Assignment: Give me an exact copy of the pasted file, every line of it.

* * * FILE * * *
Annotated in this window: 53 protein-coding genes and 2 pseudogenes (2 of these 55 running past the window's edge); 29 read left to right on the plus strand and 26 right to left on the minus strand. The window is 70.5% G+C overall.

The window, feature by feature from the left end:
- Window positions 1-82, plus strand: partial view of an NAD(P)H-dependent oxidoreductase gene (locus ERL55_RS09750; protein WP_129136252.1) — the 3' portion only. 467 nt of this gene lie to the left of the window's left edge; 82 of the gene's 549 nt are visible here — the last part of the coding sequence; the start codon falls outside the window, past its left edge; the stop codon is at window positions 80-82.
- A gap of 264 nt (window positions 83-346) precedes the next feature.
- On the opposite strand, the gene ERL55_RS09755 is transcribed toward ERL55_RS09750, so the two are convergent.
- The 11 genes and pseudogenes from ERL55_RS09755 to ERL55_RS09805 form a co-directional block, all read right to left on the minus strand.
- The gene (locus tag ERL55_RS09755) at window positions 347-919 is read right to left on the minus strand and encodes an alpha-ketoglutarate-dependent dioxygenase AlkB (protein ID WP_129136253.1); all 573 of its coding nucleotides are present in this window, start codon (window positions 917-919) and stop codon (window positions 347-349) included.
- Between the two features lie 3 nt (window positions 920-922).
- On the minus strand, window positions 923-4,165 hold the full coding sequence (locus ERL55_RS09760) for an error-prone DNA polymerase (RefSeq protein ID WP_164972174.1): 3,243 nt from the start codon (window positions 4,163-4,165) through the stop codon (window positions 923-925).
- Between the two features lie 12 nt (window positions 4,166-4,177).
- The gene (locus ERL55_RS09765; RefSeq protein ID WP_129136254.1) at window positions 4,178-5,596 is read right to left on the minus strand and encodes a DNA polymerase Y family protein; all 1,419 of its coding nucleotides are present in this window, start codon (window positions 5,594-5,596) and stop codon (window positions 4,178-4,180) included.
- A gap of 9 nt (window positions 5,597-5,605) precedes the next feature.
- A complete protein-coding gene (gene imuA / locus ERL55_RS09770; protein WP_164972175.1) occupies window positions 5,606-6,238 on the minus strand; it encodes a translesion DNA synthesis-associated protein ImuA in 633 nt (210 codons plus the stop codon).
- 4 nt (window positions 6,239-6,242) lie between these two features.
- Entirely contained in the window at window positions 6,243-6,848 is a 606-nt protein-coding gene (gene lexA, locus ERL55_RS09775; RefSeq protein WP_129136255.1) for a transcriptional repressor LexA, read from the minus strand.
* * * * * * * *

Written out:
Annotated in this window: 53 protein-coding genes and 2 pseudogenes (2 of these 55 running past the window's edge); 29 read left to right on the plus strand and 26 right to left on the minus strand. The window is 70.5% G+C overall.

The window, feature by feature from the left end:
- Window positions 1-82, plus strand: partial view of an NAD(P)H-dependent oxidoreductase gene (locus ERL55_RS09750; protein WP_129136252.1) — the 3' portion only. 467 nt of this gene lie to the left of the window's left edge; 82 of the gene's 549 nt are visible here — the last part of the coding sequence; the start codon falls outside the window, past its left edge; the stop codon is at window positions 80-82.
- A gap of 264 nt (window positions 83-346) precedes the next feature.
- On the opposite strand, the gene ERL55_RS09755 is transcribed toward ERL55_RS09750, so the two are convergent.
- The 11 genes and pseudogenes from ERL55_RS09755 to ERL55_RS09805 form a co-directional block, all read right to left on the minus strand.
- The gene (locus tag ERL55_RS09755) at window positions 347-919 is read right to left on the minus strand and encodes an alpha-ketoglutarate-dependent dioxygenase AlkB (protein ID WP_129136253.1); all 573 of its coding nucleotides are present in this window, start codon (window positions 917-919) and stop codon (window positions 347-349) included.
- Between the two features lie 3 nt (window positions 920-922).
- On the minus strand, window positions 923-4,165 hold the full coding sequence (locus ERL55_RS09760) for an error-prone DNA polymerase (RefSeq protein ID WP_164972174.1): 3,243 nt from the start codon (window positions 4,163-4,165) through the stop codon (window positions 923-925).
- Between the two features lie 12 nt (window positions 4,166-4,177).
- The gene (locus ERL55_RS09765; RefSeq protein ID WP_129136254.1) at window positions 4,178-5,596 is read right to left on the minus strand and encodes a DNA polymerase Y family protein; all 1,419 of its coding nucleotides are present in this window, start codon (window positions 5,594-5,596) and stop codon (window positions 4,178-4,180) included.
- A gap of 9 nt (window positions 5,597-5,605) precedes the next feature.
- A complete protein-coding gene (gene imuA / locus ERL55_RS09770; protein WP_164972175.1) occupies window positions 5,606-6,238 on the minus strand; it encodes a translesion DNA synthesis-associated protein ImuA in 633 nt (210 codons plus the stop codon).
- 4 nt (window positions 6,239-6,242) lie between these two features.
- Entirely contained in the window at window positions 6,243-6,848 is a 606-nt protein-coding gene (gene lexA, locus ERL55_RS09775; RefSeq protein WP_129136255.1) for a transcriptional repressor LexA, read from the minus strand.